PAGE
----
- In 1957, Charles Emmons, the director of the band, added the sparkle to Marching Mizzou by founding the now-famous Golden Girls, a twirling line of six to eight majorettes and two feature twirlers. The group first danced in 1966, when then-director Dr. Alex Pickard had the girls throw down their batons and do the "Charleston." In 1970, the twirling line officially became the gold-sequined, high-kicking dance line that it is today. The Golden Girls won the national championship in the pom-dance category in 1991, 1992 and 2003. Their 1991 title netted them a trip to Japan, where they performed at the Japan Classic Basketball All-Star series.
- The University of Missouri Cheerleaders are an important part of the spirit and atmosphere at Mizzou. They made their first appearance in the 1909-1910 school year with an all-male squad called the "Yell Leaders". The white-clad squad was led by a head cheerleader who was sent with the football team on all trips, to gather Missouri support at the out-of-Columbia games. In the Fall of 1937 three women were added to the squad. The addition of Betty Jacque Smith, Betty Ann Onhemus, and Jean Jones gave new enthusiasm to fans. The girls' uniforms were all white - long pleated skirts, sweaters, ankle sox, and flat-heeled oxfords. The only color notes were the black and gold buttons on their white "beanies" and the huge black and gold "M's" on their sweaters. In 1954 a pep organization called the "Hellcats" formed to coordinate fundraisers to help finance the cheerleaders to out of town games. In was in this same year that the cheerleaders were organized under the Student Government Association. In the next several years the cheerleaders prospered, not only growing in size, but also growing in enthusiasm. In the early 1980's the cheerleaders were moved under the direction of the Athletic Department, where the 46 members now reside. The 1996-97 squad won Mizzou’s first National Cheerleading Championship. In addition, both the All girls and Coed squads have placed in the Top 10 at the National Cheerleaders Association College Nationals the past 6 years. The University of Missouri cheerleading program is comprised of three squads, a Small Co-ed Squad for Football/Mens Basketball, a Small Co-ed Squad for Football/Womens Basketball and an All-Girl Squad for Volleyball.
Cheerleader Appearance Requests
For information regarding Cheerleader Appearance Requests please download, fill out and return a request form , e-mail ThompsonSus@missouri.edu or call Suzy Thompson (Cheer Coach/Mascot Coordinator) at (573) 882-6802 (office) or (573) 228-0907 (cell).
- Memorial Stadium/Faurot Field
- The storied history of Memorial Stadium/Faurot Field combines the best of old and new. Opened in 1926, the stadium has seen tremendous growth throughout the years, but Tiger fans are proud of the traditional feel and atmosphere the stadium lends itself to on game day.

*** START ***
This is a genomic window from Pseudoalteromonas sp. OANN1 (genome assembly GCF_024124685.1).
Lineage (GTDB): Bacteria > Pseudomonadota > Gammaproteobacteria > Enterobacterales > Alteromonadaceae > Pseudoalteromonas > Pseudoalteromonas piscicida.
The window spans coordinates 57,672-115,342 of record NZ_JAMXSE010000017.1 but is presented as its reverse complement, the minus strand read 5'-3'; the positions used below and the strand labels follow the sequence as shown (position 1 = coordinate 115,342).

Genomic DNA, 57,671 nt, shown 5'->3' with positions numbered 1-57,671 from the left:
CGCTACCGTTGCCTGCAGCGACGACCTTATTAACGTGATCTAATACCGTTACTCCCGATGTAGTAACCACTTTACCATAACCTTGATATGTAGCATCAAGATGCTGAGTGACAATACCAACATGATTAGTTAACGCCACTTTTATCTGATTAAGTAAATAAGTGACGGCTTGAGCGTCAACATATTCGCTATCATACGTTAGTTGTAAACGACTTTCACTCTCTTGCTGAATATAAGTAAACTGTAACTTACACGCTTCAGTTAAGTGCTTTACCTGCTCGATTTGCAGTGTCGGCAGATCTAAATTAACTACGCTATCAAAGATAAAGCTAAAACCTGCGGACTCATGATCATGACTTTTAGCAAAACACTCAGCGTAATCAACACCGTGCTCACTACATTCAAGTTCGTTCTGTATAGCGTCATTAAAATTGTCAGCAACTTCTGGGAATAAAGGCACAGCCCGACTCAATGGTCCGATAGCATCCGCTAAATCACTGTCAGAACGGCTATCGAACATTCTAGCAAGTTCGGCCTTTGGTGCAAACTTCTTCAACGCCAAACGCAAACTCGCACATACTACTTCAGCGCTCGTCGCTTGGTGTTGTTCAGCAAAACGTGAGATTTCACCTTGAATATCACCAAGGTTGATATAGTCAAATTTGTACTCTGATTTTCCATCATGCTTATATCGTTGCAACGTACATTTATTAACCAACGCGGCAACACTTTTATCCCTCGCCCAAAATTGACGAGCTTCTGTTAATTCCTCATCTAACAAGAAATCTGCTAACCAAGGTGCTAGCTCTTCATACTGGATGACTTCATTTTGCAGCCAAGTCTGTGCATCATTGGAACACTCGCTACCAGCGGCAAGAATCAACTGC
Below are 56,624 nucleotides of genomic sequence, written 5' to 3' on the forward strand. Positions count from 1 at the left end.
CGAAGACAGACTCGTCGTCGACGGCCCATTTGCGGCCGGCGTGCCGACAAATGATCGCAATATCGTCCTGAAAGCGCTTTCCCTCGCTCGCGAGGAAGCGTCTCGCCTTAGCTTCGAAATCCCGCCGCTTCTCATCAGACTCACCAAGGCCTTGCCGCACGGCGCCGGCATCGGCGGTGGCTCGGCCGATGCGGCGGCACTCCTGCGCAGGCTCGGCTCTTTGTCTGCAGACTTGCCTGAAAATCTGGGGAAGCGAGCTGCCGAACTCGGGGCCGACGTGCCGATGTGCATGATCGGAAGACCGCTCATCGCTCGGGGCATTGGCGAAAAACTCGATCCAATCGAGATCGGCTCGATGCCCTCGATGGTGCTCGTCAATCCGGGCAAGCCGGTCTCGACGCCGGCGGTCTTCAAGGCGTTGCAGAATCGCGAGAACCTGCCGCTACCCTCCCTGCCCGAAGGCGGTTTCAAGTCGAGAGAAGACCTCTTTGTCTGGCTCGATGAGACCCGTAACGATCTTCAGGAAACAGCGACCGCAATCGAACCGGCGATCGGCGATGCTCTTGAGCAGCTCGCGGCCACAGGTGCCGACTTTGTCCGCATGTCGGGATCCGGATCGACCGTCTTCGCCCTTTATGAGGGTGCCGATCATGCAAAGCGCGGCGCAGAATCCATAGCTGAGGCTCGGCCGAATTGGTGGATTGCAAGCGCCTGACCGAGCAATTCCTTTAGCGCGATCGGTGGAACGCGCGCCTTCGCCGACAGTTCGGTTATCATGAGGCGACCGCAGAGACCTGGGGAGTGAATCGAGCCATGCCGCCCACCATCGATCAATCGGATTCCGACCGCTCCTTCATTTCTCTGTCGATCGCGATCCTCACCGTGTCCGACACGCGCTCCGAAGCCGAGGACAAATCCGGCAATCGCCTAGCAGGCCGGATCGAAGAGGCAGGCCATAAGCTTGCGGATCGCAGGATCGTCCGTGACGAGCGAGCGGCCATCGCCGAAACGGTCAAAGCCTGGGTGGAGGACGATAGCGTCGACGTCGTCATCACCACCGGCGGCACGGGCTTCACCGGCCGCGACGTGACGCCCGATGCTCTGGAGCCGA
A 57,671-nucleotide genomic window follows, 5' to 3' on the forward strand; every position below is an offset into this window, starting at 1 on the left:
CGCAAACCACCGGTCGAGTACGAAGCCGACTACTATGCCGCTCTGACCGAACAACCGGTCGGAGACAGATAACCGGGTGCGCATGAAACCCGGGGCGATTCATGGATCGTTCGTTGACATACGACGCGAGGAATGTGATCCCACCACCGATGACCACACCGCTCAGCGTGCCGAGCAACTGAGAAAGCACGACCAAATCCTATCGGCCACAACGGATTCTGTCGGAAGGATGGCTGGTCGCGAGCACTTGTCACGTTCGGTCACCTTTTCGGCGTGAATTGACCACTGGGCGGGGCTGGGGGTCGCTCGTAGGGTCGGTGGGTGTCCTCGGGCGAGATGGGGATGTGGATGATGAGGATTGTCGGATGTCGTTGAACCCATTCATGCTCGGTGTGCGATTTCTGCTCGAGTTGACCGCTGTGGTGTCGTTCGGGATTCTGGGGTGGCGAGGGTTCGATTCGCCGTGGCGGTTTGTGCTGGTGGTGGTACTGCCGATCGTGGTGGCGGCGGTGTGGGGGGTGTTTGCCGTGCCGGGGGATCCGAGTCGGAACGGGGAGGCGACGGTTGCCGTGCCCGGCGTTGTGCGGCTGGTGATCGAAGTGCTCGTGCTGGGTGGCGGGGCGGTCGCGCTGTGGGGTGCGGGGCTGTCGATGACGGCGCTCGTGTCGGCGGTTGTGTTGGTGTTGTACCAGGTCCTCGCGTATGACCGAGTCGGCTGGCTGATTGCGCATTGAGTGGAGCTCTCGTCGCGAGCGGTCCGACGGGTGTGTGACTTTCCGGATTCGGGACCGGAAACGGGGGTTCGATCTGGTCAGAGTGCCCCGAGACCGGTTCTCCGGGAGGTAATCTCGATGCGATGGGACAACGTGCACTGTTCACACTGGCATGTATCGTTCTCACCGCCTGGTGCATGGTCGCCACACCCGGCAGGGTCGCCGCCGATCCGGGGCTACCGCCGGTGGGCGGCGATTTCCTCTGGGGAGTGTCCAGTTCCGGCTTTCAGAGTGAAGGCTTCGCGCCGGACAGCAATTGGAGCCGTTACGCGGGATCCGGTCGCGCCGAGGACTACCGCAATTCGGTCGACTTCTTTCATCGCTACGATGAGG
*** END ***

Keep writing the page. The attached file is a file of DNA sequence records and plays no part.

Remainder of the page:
The newest addition to the game-day atmosphere was unveiled prior to the 2009 home opener, when a high-definition video board debuted. With a video display spanning 80-feet by 31 1/2 feet, the new display gives Tiger fans some of the best HD viewing in the Midwest, to go along with an improved sound system throughout the stadium.
Among the features installed prior to the 2003 season was a state-of-the-art artificial playing surface, called FieldTurf. The project to convert the old natural grass surface (on which Mizzou played from 1995-2000) began in April of 2003 and was completed on June 26th. FieldTurf provides the reliability and consistency of artificial surfaces, but is head and shoulders above all other projects in terms of offering the look and feel, and safety of natural grass. The Tigers enjoyed great success on the surface in 2003, as Mizzou went a perfect 6-0 at Faurot Field, setting a school record for most home wins in a season.
That record has since been tied twice, as the Tigers used the home field advantage to post records of 6-1 in 2006 and 6-0 in 2007 at Faurot Field. Entering the 2010 season, the Tigers have won 24 of their last 29 there overall.
The stadium, built at a cost of $350,000, was the product of Coach Gwinn Henry’s championship seasons of 1924-25, and a vision of athletic director Chester L. Brewer. It was carved out of “a sizeable natural valley that lay between twin bluffs south of the University,” chronicled Bob Broeg, longtime sports editor of the St. Louis Post-dispatch, and unofficial historian of Missouri football.
Though the seating capacity is listed at 71,004, crowds in excess of 75,000 have seen the Tigers play in Columbia – against Texas in 1979, and a record 75,298 against Penn State in 1980.
Mizzou packed in a modern-day record crowd of 71,004 on Oct. 24, 2009 against Texas – marking the largest crowd to see a game at Faurot Field since 1983.
Mizzou’s average attendance for six home games in 2008 was a stout 64,520, which was the highest season average since 1980, followed by an average of 64,120 in 2009.
Coach Don Faurot’s powerhouse Split “T” teams in the late ‘30’s and ‘40’s helped pay off the stadium bonds – along the Faurot’s brave scheduling of Ohio State for nine straight years at Columbus, and big paydays from games with NYU and Fordham back east.
Peak attendance in the Tigers’ single-tiered football arena was 30,832, who crammed into temporary bleachers and sat on the hillside to watch Faurot’s team upset SMU, 20-14 in 1948.